Starting out with Zero Waste Living

Our early forays into zero waste life...

You might have gathered that we’re all about self-improvement here. We’re also very much focused on reducing the impact we have on the planet, whether that’s through eating a plant-based, vegan diet, or walking and cycling as much as possible to reduce our fuel consumption (we don’t own a car, but then again, does anyone in London really need to?).

And one thing we’re working on is zero waste living. For accountability’s sake, we’re not living zero waste yet, and in the situation we’re currently in, that’s unlikely to be totally possible for a while. We don’t have as much control over our time, our local environment or what shops we can reach as we’d like, and being vegan it can be harder to find some waste-free equivalents if we want to keep a rounded diet. For example, we drink fortified soya milk, which we just can’t make in sufficient quantities at home, and we can’t really add the vitamins and other fortified minerals that we would need to maintain our health.

So our zero waste journey is going to be a case of working out what is doable, and what isn’t, and gradually making the swaps we need to achieve a much better, more zero waste lifestyle.

Our goal is that by the end of 2018, we’ll be producing 75% less non-recyclable waste than we do now, and by the end of 2019 I hope that we’ll get to the point where we’ve reduced our waste production by around 90% from where we are now. Maybe we’ll even get to the point where we can start keeping our rubbish in a kilner jar, like Lauren Singer.

Why, though?

Besides the environment, why do we think going zero waste is important? I mean, that sounds like a stupid question - the environment is a huge cause for us, and a real driver in helping the world. It feels hypocritical to live this vegan lifestyle with such a focus on ethics, if we don’t commit more fully to those goals and reduce our environmental impact further.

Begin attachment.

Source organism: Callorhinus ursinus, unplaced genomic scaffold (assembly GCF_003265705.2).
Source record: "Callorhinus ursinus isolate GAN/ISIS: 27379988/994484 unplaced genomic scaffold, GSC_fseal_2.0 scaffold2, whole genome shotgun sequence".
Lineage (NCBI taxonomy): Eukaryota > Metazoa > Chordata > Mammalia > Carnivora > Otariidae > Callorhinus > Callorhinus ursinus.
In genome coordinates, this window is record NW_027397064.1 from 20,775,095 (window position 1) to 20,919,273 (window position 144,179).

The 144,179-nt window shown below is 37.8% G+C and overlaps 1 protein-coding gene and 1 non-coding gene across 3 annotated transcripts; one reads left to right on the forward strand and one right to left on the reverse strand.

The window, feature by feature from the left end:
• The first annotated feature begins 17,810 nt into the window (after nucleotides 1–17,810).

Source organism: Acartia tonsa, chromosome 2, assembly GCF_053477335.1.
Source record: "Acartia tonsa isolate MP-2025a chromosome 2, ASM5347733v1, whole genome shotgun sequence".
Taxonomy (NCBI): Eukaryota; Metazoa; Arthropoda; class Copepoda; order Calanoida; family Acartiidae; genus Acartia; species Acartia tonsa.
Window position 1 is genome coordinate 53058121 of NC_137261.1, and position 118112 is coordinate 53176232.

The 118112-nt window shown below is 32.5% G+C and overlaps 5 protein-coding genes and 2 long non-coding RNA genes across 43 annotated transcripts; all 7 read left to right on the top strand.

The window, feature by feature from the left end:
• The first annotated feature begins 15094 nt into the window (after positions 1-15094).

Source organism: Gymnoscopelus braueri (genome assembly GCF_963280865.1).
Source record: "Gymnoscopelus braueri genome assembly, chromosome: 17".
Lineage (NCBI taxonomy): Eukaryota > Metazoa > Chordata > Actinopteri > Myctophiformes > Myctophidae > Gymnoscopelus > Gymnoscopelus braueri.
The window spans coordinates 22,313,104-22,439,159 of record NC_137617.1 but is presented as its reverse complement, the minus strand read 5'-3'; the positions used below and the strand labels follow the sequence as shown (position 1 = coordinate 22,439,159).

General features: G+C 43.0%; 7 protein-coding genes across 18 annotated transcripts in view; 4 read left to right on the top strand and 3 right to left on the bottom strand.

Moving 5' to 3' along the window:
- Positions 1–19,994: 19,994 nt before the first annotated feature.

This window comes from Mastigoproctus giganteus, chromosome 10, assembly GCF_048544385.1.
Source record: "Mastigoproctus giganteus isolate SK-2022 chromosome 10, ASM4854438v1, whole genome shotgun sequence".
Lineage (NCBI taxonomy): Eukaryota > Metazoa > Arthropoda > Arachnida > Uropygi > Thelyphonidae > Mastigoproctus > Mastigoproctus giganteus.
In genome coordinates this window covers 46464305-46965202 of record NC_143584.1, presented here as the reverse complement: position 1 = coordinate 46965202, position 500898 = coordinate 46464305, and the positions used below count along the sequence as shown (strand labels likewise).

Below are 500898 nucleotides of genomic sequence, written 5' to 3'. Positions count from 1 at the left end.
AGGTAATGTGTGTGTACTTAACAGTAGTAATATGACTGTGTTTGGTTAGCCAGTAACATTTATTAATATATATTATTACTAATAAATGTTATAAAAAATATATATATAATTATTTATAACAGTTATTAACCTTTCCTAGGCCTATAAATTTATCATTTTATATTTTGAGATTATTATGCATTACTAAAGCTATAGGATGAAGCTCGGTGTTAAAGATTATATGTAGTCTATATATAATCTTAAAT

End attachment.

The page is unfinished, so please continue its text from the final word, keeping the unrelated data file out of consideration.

However, there are loads of other aspects to the zero waste lifestyle that appeal. For instance, you won’t need to be around here long to hear us talk about frugality, minimalism and self-sufficiency. These are all qualities which really appeal to us. And zero waste fits into that in many ways. For example, why spend £8 or more on a takeaway lunch with a crappy plastic container and cutlery you throw away afterwards when you can delight in packing a more nutritious meal at home for £1.50 or less, bringing your own cutlery and knowing that you’re sticking to your own dietary goals.

Also, we both feel like the modern world has lost a lot of skills. Sometimes the older ways work better - you don’t always need to be buying something new to replace something broken, or when you could just as easily make it yourself. I love baking bread, for example; it’s easy, cheap and therapeutic. I can add my own mixes of nuts and seeds, decide whether I want something wholemeal or refined flour and generally control the whole process. Plus, when the loaf is made, no plastic wrapper to put up with. We’re finding that making our own seitan is super simple, and from that our own fake meats become a delicious, easy and nutritious centrepiece to any meal. One of my goals is to get to the point where our fake meat tastes so good we can serve it up to our carnivorous families at Christmas, and they won’t complain about the difference! With commercial bought fake meats it’s never quite that satisfying.